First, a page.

Inpatient Psychiatric Consultation at QECH

18 August 2016

We are becoming accustomed to the rolling blackouts. The drought has so lowered the water level in reservoirs that conservation is necessary. Today we had no electricity from 6AM to 4PM—-I made tea just before 6, happily. Yesterday there was no power from 4-9PM. We skipped supper. It isn’t so difficult to skip a meal, actually. A bit of hunger for awhile and then it vanishes. Good for the pocketbook and the waistline. Sometimes we have a Green or a Malawi G&T with lime, if we can get tonic. Tonic water is often unobtainable in the entire country. Makes you want to stock up.

After morning clinic today I tailed Stefan and Alex to do three consultations (of 5 requested) on the wards.  Alex is a young doctor who wants to do a Psychiatry Residency. He is well-suited for it, having a quick, psychologically-adept mind and a lovely way with patients. He currently works in the Pediatric Emergency Department. Stefan is trying to persuade the Ministry of Health to fund Alex for the residency training, along with three other residents, starting in March. Given the mountain of trauma, depression and major mental illness here, it seems like a no-brainer to train some psychiatrists to lead the country.

I was concerned that the smells in this hospital would be overpowering, given the lack of staff and the crush of patients and the families attending them.  While the hospital provides food for the patients, the “guardians” attending them (Noting the conditions at some times, I see the need for guardians!), who lounge in the sun on the many, many lawns and dirt courtyards enclosed by and surrounding the hospital, often cook for and feed them. But miracle of miracles, the floors are scrubbed by uniformed teams at least twice per day and the hospital wards smell very neutral. I suspect they cannot afford much disinfectant, which fact improves the air quality.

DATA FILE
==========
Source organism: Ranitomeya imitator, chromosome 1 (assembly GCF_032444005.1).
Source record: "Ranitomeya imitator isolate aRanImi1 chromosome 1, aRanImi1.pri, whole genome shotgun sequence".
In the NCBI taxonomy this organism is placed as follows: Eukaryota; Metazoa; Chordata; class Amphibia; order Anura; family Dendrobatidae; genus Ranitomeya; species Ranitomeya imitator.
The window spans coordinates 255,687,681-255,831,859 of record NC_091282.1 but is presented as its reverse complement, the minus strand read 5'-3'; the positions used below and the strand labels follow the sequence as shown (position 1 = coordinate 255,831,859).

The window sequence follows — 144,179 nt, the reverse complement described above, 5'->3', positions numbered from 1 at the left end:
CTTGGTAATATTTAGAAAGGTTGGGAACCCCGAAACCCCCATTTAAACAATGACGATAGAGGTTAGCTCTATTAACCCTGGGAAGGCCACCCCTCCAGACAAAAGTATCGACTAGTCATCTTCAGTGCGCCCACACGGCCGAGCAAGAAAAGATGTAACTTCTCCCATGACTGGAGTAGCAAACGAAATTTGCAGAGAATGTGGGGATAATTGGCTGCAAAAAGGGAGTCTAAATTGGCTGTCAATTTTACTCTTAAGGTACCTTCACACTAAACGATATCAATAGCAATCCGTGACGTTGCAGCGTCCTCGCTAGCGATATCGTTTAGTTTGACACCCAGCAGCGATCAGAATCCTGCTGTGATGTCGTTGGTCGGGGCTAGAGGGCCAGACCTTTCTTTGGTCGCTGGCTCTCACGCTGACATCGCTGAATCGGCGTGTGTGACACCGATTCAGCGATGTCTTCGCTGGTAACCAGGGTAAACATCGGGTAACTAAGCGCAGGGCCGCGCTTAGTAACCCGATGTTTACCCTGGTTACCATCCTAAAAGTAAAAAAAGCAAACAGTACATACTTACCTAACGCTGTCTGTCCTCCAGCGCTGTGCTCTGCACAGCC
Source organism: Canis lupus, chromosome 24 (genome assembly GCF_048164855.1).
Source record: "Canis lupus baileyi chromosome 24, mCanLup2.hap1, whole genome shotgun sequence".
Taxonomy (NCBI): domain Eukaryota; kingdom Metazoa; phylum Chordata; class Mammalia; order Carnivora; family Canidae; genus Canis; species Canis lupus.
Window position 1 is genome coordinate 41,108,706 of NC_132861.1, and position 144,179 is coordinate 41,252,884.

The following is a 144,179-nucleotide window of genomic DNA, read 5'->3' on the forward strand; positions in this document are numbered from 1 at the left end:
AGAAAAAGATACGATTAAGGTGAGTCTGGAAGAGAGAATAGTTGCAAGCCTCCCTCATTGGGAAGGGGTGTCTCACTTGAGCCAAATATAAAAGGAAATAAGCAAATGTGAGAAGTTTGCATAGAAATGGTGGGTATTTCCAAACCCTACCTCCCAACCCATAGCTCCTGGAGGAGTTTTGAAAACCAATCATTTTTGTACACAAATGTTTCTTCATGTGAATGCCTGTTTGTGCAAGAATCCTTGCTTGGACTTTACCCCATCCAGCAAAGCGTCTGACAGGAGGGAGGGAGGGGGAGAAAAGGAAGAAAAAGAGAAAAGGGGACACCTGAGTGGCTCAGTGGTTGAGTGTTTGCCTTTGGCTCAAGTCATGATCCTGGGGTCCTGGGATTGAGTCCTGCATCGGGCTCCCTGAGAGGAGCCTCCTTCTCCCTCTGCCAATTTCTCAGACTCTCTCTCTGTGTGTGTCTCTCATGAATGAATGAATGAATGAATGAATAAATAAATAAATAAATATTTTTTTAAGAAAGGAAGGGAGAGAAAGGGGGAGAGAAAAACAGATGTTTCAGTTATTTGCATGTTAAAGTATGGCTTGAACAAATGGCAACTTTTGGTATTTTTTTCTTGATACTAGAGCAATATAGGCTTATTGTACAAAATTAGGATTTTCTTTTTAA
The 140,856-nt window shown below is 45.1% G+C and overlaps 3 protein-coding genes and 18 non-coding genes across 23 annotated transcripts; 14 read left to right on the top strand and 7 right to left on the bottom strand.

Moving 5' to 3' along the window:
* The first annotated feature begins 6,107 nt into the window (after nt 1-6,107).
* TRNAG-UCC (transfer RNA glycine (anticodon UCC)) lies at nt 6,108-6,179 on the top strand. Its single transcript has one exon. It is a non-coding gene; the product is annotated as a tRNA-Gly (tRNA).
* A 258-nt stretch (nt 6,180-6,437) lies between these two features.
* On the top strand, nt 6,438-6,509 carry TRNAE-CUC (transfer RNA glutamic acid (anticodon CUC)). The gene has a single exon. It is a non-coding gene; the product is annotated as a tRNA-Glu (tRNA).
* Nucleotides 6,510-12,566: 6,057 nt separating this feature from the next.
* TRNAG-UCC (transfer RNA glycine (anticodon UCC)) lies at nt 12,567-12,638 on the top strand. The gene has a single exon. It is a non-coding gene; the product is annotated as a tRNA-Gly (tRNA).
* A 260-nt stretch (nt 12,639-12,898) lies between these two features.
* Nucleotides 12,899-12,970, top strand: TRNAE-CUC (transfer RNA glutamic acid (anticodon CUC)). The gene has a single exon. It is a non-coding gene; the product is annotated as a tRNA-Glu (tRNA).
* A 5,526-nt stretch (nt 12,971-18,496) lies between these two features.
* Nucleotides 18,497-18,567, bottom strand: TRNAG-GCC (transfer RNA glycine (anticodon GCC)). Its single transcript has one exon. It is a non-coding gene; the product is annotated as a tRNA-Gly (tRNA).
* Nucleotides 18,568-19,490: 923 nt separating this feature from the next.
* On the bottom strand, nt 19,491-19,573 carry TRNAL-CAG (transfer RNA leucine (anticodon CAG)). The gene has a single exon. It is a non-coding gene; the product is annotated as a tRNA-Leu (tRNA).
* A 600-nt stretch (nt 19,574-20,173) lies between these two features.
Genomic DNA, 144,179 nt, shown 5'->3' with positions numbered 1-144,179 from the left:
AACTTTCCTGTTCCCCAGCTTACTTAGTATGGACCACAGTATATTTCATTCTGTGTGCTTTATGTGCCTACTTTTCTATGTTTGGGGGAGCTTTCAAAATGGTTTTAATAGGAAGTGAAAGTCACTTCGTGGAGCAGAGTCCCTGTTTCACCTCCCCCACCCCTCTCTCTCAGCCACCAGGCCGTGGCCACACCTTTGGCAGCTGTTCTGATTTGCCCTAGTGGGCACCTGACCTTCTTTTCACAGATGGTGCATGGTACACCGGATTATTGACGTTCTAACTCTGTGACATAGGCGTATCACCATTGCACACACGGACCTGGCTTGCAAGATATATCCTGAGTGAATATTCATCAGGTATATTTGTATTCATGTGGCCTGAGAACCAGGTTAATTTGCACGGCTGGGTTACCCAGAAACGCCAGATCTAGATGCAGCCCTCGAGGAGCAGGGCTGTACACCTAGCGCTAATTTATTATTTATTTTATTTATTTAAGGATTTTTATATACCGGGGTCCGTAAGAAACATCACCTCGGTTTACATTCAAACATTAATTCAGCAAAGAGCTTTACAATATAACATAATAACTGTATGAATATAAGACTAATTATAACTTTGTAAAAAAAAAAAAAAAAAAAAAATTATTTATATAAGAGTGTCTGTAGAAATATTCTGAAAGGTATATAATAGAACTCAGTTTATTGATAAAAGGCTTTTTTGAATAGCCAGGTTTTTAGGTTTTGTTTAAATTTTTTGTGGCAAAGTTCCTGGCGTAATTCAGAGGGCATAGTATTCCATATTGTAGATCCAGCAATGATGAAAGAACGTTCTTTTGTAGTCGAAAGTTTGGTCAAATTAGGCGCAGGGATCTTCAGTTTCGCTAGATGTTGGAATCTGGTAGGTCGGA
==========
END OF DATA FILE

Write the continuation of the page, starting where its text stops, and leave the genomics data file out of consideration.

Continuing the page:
Our first consultation was a 37yo woman who had a C-section and subsequent hysterectomy (multiple fibroids) the previous day. She awoke from the anesthesia combative and psychotic, terrified people were trying to kill her. She’d been restrained and sedated over 24 hours with chlorpromazine (Thorazine) and diazepam (Valium). She was sedated at first when we met her and her husband. He was able to tell us that she’d never been crazy or violent in the past. As we talked she gradually awoke and became more alert—-and calm. We removed her restraints and considered that she had a brief psychotic episode secondary to the anesthesia. Simple, our work was done for us. It may turn out that seeing a consultation 24hours after the request is submitted is not a terrible way to practice, given the resources.